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July 12, 2022

SAIC leaders discuss future of art world

School of the Art Institute of Chicago

From left: Denise Gardner, Anita Sinha, Elissa Tenny, and Michelle T. Boone.

The world has significantly changed over the past two years, and art and design institutions across the country have had to intently listen, learn, and evolve to meet the needs of their communities. To get more insight into what art leaders need to be thinking about today, School of the Art Institute of Chicago magazine gathered Chair of the Board of Trustees of the Art Institute of Chicago Denise Gardner, Chair of the Board of Governors of the School of the Art Institute of Chicago (SAIC) Anita Sinha, and SAIC President Elissa Tenny for a conversation with member of the Board of Governors Michelle T. Boone—who was appointed president of the Poetry Foundation in 2021—moderating. The full story can be read here.

Michelle: While many art school graduates go on to work in museums, galleries, and studio-based production, many will also go on to find success in other fields and industries. What qualities do art school students possess that help them throughout their careers?

Elissa: A few years ago, we received a grant from the Spencer Foundation to bring together six of the independent art and design colleges, including SAIC, to look at exactly this question about dispositions. It was pretty fascinating that part of what we found that was distinctive about artists, in particular, was the creativity—of course, that’s a natural—but also the resilience. One finding that was most intriguing to me was a tolerance for ambiguity. But the main finding was that artists and designers have a very strong disposition for metacognition, or more simply: thinking about thinking. It means that artists and designers have an ability to reflect and iterate, which leads them to problem solve.

Anita: [SAIC often focuses on the idea of the] “citizen artist,” a way of being an artist connected to—and not apart from—the society they live in and contribute to. You feel and see this in our students’ work, in the ways they think and live. It’s wonderful.

Michelle: I’m reflecting on how artists are responding to—and incorporating—the social conditions of the city in which they live into their work more and more. I think that will be interesting to watch: how artists will continue to be inspired by social issues and use art as a tool for social justice.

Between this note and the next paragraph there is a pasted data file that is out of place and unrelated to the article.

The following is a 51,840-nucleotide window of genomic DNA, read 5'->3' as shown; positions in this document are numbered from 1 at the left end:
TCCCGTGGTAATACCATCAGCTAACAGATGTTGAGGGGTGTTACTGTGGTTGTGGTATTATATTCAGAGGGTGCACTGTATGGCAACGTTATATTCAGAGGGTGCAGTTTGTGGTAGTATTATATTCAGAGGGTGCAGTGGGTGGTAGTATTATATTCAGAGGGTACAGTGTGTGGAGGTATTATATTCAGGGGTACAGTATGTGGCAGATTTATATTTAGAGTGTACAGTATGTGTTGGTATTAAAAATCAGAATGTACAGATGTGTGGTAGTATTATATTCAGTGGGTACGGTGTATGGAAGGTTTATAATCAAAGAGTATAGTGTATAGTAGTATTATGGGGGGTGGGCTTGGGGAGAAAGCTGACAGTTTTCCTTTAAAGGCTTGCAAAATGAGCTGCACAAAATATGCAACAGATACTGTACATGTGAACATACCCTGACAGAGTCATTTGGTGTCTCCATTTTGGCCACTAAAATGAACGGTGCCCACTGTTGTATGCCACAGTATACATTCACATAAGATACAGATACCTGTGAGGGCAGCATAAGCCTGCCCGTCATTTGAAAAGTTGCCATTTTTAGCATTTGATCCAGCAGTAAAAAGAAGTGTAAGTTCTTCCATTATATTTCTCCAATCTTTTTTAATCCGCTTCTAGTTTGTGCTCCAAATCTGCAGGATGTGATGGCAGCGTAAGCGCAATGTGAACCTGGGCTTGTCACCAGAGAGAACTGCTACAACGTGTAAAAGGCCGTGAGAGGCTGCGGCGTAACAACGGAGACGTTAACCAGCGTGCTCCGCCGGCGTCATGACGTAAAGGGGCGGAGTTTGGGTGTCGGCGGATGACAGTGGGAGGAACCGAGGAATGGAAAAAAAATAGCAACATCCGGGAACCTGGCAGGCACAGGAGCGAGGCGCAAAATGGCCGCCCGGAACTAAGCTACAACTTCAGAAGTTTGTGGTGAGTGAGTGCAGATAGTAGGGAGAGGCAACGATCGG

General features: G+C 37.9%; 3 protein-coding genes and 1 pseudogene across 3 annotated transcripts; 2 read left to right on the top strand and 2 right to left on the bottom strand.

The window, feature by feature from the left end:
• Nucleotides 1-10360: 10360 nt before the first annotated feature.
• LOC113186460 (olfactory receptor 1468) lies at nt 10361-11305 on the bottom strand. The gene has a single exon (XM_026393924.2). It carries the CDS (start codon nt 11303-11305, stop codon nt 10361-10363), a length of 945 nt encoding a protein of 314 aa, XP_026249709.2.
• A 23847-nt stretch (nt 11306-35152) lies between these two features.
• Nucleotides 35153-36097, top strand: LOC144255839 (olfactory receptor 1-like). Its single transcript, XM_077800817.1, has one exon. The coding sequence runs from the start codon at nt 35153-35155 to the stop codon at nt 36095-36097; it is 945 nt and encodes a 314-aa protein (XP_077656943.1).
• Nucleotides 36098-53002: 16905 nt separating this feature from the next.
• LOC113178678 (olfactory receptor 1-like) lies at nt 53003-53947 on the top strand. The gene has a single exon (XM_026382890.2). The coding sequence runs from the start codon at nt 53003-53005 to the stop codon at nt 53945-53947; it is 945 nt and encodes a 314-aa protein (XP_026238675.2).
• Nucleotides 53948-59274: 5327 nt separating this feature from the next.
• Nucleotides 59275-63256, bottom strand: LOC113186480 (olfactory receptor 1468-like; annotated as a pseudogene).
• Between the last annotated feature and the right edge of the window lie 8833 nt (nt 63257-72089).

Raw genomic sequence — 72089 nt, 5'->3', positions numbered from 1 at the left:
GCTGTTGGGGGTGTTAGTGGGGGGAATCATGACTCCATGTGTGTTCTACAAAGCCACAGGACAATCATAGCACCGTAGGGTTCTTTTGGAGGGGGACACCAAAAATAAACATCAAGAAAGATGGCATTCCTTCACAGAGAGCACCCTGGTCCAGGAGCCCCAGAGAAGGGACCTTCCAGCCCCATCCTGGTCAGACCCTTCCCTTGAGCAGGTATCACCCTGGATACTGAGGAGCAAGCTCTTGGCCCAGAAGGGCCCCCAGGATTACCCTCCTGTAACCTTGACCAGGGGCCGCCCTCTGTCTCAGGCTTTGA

Denise: I do think that artists respond to issues of social justice and other issues through their art. It’s a trend of not just the artists themselves but of the audiences who respond to the art, museum visitors. From what I understand about students visiting the museum, the questions and conversations are changing. Our young people are changing, leading that path and leading that way. It’s important because it shows that in the world of the arts, it’s important to reflect what people are experiencing, what people are thinking about, and what people are caring about.

About the School of the Art Institute of Chicago
For more than 155 years, the School of the Art Institute of Chicago (SAIC) has been a leader in educating the world’s most influential artists, designers, and scholars. Located in downtown Chicago with a fine arts graduate program ranked number two in the nation by US News and World Report, SAIC provides an interdisciplinary approach to art and design as well as world-class resources, including the Art Institute of Chicago museum, on-campus galleries, and state-of-the-art facilities. SAIC’s undergraduate, graduate, and post-baccalaureate students have the freedom to take risks and create the bold ideas that transform Chicago and the world, and adults, teens, and kids in our Continuing Studies classes have the opportunity to explore their creative sides, build portfolios, and advance their skills. Notable alumni and faculty include Georgia O’Keeffe, Nick Cave, David Sedaris, LaToya Ruby Frazier, Cynthia Rowley, Michelle Grabner, Richard Hunt, Apichatpong Weerasethakul, and Jeff Koons. Learn more at saic.edu.

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